Here's something I just published over at My Stoney Creek:
Most of the action at Teresa & Co's site has to do with the 'Perspectives Virtual Panel: The Best Place to Raise a Child' article.
Well, the fallout.
Actually, it has to do with the non-responses from councillors.
Um... As a matter of fact, it has to do with engagement...although not just the absence of the stuff on the parts of 13 of 16 Council members, but also how people are seeing the need for residents to press their representatives at 71 Main Street West more.
Anyway, here's part of a comment about engagement from my new online best friend 'Sorce':
"Doing it online is efficient and allows messages to get out to the masses immediately. So this is a very powerful tool for people to engage and , coining a term from my friend My SC, for the "employer" to discuss issues with those we elected."
Erm... Yes, it is. Efficient and allows messages to get out to the masses immediately. And a very powerful tool to engage with. However...
'It ain't real until you kiss 'em.'
That's something I learned about a decade and a half ago...at great expense.
And this truth definitely informed my founding of Town Halls Hamilton.
Why? Why is it important, in this electronic day-and-age for an exchange to take place in-person? What difference does it make where the dialogue occurs?
'Because we weren't born with modems.'
Seriously, because nothing will ever obviate the fact that we are animals, thinking, touching, feeling creatures who have basic instincts, and the most authentic, the most 'human' experiences are when we're in front of each other, breathing the same air.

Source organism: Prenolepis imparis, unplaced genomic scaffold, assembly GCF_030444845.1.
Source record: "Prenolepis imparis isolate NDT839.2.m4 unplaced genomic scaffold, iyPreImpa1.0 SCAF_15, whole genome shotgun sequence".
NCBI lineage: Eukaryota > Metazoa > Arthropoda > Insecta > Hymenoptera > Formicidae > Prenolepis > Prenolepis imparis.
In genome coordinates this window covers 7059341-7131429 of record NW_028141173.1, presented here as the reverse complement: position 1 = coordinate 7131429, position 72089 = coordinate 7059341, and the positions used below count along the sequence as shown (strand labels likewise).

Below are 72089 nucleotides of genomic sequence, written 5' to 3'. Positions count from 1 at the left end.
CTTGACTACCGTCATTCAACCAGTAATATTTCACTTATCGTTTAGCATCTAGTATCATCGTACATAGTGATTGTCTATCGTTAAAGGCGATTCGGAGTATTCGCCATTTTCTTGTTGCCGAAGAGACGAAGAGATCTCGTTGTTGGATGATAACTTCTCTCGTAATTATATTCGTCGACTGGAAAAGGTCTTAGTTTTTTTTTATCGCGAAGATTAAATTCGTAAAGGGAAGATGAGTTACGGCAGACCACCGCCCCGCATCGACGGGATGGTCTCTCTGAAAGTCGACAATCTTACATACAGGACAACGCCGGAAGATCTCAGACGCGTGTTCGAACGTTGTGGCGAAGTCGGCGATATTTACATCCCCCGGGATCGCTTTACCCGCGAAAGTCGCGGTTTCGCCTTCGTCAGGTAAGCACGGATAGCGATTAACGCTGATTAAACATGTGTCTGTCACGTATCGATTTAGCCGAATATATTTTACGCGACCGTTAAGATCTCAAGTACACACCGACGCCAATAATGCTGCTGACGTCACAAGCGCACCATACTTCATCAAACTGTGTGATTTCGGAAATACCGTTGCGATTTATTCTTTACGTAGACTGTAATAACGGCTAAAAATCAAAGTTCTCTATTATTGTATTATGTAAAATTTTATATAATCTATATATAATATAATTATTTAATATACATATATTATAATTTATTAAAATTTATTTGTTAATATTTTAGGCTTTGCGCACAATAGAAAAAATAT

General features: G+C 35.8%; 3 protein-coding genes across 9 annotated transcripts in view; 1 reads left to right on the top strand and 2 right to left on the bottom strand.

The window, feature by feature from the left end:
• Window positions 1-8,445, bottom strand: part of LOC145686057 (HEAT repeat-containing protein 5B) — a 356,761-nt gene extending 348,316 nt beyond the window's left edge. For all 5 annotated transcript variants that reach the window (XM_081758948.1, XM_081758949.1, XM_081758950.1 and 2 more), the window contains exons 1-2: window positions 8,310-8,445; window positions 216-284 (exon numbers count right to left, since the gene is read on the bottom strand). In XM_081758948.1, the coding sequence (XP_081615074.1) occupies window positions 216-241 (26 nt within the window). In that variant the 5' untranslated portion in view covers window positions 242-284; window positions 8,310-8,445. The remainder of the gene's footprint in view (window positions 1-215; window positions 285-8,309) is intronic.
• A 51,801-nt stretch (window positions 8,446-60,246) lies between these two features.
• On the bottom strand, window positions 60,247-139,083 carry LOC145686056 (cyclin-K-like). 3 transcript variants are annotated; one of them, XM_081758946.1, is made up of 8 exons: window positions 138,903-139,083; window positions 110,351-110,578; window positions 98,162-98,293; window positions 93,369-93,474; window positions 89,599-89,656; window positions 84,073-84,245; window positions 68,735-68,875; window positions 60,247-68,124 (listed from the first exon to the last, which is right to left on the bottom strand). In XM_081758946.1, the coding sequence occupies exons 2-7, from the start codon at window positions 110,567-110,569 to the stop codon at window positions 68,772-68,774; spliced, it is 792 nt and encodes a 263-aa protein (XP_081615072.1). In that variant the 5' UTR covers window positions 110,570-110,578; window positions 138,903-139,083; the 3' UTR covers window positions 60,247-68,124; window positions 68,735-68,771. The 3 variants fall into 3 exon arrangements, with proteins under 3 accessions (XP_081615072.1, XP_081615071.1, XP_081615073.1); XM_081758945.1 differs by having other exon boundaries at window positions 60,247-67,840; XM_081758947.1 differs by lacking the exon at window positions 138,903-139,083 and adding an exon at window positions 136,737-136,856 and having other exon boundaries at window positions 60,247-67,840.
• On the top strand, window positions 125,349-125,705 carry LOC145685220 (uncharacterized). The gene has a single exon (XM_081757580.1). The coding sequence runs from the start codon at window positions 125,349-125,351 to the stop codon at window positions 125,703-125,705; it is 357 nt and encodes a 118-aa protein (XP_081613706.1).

Yes, it would be easy to say this is a generational thing. And I don't want to pull out my standaard 'If cell phones or the Internet was so necessary, so capable of effecting so profound a level of change in our lives, how come the world's not really that much better, how come we're not living in a world of perfect relationships? Huh...?' And yet I just have. : )
Online commenting can be a very powerful tool for people to engage each other. But it is not the arena where primary, fundamental discussions should be taking place between residents and councillors.
Ever seen Councillor Merulla go at it hammer-and-tongs on Facebook? Ever seen one of his co-horts lose it on Twitter?
Online postings, comments sections, typed back-and-forths just don't cut it. They can be illuminating, they can be entertaining, they can certainly be electrifying. But I believe they have the potential to diminish and degrade the 'dialogue' part of the governance process.
If it's important, if it matters, then it deserves a proper delivery. In-person. Where you can see each other. Where you're breathing the same air. Where, as human beings, we can do what no other creature on Earth can do in the same way, to the same extents, with the same profound depth, with gesture and grimace, tenor and tone, body language, gesticulation, intonation, connotation and implication: communicate.
Online participation is a wonderful adjunct, a spectacular addition to letters and the phone...but they are all poor substitutes for actually being there.
So go on; kiss 'em.
M Adrian Brassington